This brief clip shows soldiers feeding hens and gathering eggs in an unidentified New Zealand hospital in 1918 in the United Kingdom. Their lemon squeezer hats identify them as New Zealanders and their uniforms further identify them as hospital patients. Known as the “hospital blues” (also as convalescent blues, or hospital undress) the single-breasted suit and trousers uniform was made out of flannel material of an Oxford-Blue colour, with a white shirt and red tie.
The hospital blues served a number of functions and were important within the hospital environment. In the first instance, they were a replacement for dirty and often infested uniforms and therefore helped to improve hygiene and cleanliness. They were also a way to distinguish the patients from doctors, nurses and visitors and enabled the administration to maintain discipline and rank. The hospital blues also worked as a form of social control, as publicans were not allowed to sell liquor to men in the blues.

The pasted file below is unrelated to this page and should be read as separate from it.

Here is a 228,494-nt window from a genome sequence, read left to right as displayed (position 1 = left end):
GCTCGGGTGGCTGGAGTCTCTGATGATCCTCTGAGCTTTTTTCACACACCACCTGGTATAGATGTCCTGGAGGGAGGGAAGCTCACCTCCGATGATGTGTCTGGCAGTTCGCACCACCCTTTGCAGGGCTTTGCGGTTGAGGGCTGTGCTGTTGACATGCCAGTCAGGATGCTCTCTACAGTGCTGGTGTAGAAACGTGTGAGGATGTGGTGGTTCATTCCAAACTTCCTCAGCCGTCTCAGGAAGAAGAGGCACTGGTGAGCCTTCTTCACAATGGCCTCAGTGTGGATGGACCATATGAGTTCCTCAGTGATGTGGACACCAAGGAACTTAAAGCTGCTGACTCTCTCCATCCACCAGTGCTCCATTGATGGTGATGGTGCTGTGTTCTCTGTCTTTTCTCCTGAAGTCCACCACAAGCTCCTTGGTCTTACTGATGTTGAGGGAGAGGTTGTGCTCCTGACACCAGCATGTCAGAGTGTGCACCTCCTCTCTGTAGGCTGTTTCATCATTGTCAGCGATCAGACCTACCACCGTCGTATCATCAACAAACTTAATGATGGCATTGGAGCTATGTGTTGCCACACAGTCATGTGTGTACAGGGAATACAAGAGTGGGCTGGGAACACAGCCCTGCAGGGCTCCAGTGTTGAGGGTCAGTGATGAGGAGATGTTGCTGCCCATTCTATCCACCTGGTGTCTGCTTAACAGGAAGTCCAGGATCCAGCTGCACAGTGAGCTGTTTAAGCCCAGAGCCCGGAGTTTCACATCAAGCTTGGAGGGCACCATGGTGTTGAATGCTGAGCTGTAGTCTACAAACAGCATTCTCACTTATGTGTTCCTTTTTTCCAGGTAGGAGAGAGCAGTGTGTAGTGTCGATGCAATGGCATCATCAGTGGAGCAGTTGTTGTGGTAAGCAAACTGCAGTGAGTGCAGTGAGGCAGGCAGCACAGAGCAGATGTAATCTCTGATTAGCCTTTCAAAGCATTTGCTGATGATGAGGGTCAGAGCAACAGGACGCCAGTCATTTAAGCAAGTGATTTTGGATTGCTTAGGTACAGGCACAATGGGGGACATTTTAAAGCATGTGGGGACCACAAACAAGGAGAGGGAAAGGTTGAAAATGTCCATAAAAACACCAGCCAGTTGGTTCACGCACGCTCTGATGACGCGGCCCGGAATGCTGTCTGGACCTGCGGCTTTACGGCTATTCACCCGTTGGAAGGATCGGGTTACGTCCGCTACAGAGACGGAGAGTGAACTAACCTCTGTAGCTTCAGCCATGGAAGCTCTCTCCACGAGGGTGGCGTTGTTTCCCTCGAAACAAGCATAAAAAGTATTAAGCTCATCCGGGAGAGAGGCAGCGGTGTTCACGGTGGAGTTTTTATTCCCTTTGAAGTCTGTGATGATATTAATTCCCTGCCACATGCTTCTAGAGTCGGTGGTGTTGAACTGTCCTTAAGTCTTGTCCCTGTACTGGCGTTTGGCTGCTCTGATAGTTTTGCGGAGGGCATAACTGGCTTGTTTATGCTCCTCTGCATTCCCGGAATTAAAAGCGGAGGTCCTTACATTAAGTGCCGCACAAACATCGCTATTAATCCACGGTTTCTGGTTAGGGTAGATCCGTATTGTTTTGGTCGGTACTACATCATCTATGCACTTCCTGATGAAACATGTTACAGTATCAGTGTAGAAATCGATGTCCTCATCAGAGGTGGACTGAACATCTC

The Blue Boys
The impact of wounds, gas, disease and post-traumatic stress or shellshock, meant many returned war veterans would spend a long time in hospital for years after the war – sometimes well into the 1920s.
In the era before antibiotics, people could spend many months recovering from injuries and illness. Dedicated veterans’ hospitals were set up throughout Australia and New Zealand during the war.
In a 1957 radio interview, two New Zealanders, Frank Broad and Alan Kernohan – who were in the King George V Hospital in Rotorua – remembered the restrictions placed on the recovering soldiers.
Throughout the British Empire, men who were able to get out of bed, were known as “Blue Boys” because of their “hospital blues” – a uniform worn by the convalescing soldiers. This marked them out and was supposed to prevent the invalids sneaking off to local hotels for a drink, as civilians were prohibited from supplying alcohol to the men in blue… but there were ways around this, as the men recall.
Back to Blighty
An ambulance arrives at a New Zealand General Hospital and medical orderlies unload wounded soldiers. Around them are wounded men in various states of recovery – note the number of walking sticks and amputees. All of the patients are dressed in “hospital blues” – a uniform worn by all hospital soldiers in the United Kingdom. Under the Defence of the Realm Act it was forbidden for Public Houses to sell liquor to a soldier in hospital blues.
Can you help us identify the hospital? We know it is a New Zealand General Hospital, so it is either Brockenhurst or Walton-on-Thames. Please contact us if can you help us.